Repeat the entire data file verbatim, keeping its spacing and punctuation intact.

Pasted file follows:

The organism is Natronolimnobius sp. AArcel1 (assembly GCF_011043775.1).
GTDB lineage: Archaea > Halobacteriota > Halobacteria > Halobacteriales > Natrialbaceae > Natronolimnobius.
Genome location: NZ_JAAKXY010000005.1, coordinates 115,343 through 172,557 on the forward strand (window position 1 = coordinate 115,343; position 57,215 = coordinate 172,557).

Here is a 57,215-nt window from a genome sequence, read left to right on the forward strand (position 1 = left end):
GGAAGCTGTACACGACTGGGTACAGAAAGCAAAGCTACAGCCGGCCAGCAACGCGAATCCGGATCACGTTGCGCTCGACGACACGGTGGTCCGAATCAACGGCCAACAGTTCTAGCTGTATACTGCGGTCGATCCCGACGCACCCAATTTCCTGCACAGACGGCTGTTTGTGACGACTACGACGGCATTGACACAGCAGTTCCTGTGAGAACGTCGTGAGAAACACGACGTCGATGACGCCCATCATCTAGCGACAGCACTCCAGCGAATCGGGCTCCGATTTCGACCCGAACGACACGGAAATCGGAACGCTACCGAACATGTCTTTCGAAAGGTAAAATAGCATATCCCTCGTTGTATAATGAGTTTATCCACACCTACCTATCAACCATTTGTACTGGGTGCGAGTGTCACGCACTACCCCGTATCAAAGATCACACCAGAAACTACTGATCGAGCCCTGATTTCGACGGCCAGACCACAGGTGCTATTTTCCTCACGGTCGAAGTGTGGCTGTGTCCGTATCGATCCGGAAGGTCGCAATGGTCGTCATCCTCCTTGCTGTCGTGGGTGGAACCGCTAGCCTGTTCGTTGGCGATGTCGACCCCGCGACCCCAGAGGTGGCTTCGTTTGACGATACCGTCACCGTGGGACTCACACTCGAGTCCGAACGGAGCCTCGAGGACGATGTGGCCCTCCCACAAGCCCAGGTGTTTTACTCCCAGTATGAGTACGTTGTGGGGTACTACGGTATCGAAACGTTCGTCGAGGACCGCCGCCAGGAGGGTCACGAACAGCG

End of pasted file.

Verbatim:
The organism is Natronolimnobius sp. AArcel1 (assembly GCF_011043775.1).
GTDB lineage: Archaea > Halobacteriota > Halobacteria > Halobacteriales > Natrialbaceae > Natronolimnobius.
Genome location: NZ_JAAKXY010000005.1, coordinates 115,343 through 172,557 on the forward strand (window position 1 = coordinate 115,343; position 57,215 = coordinate 172,557).

Here is a 57,215-nt window from a genome sequence, read left to right on the forward strand (position 1 = left end):
GGAAGCTGTACACGACTGGGTACAGAAAGCAAAGCTACAGCCGGCCAGCAACGCGAATCCGGATCACGTTGCGCTCGACGACACGGTGGTCCGAATCAACGGCCAACAGTTCTAGCTGTATACTGCGGTCGATCCCGACGCACCCAATTTCCTGCACAGACGGCTGTTTGTGACGACTACGACGGCATTGACACAGCAGTTCCTGTGAGAACGTCGTGAGAAACACGACGTCGATGACGCCCATCATCTAGCGACAGCACTCCAGCGAATCGGGCTCCGATTTCGACCCGAACGACACGGAAATCGGAACGCTACCGAACATGTCTTTCGAAAGGTAAAATAGCATATCCCTCGTTGTATAATGAGTTTATCCACACCTACCTATCAACCATTTGTACTGGGTGCGAGTGTCACGCACTACCCCGTATCAAAGATCACACCAGAAACTACTGATCGAGCCCTGATTTCGACGGCCAGACCACAGGTGCTATTTTCCTCACGGTCGAAGTGTGGCTGTGTCCGTATCGATCCGGAAGGTCGCAATGGTCGTCATCCTCCTTGCTGTCGTGGGTGGAACCGCTAGCCTGTTCGTTGGCGATGTCGACCCCGCGACCCCAGAGGTGGCTTCGTTTGACGATACCGTCACCGTGGGACTCACACTCGAGTCCGAACGGAGCCTCGAGGACGATGTGGCCCTCCCACAAGCCCAGGTGTTTTACTCCCAGTATGAGTACGTTGTGGGGTACTACGGTATCGAAACGTTCGTCGAGGACCGCCGCCAGGAGGGTCACGAACAGCG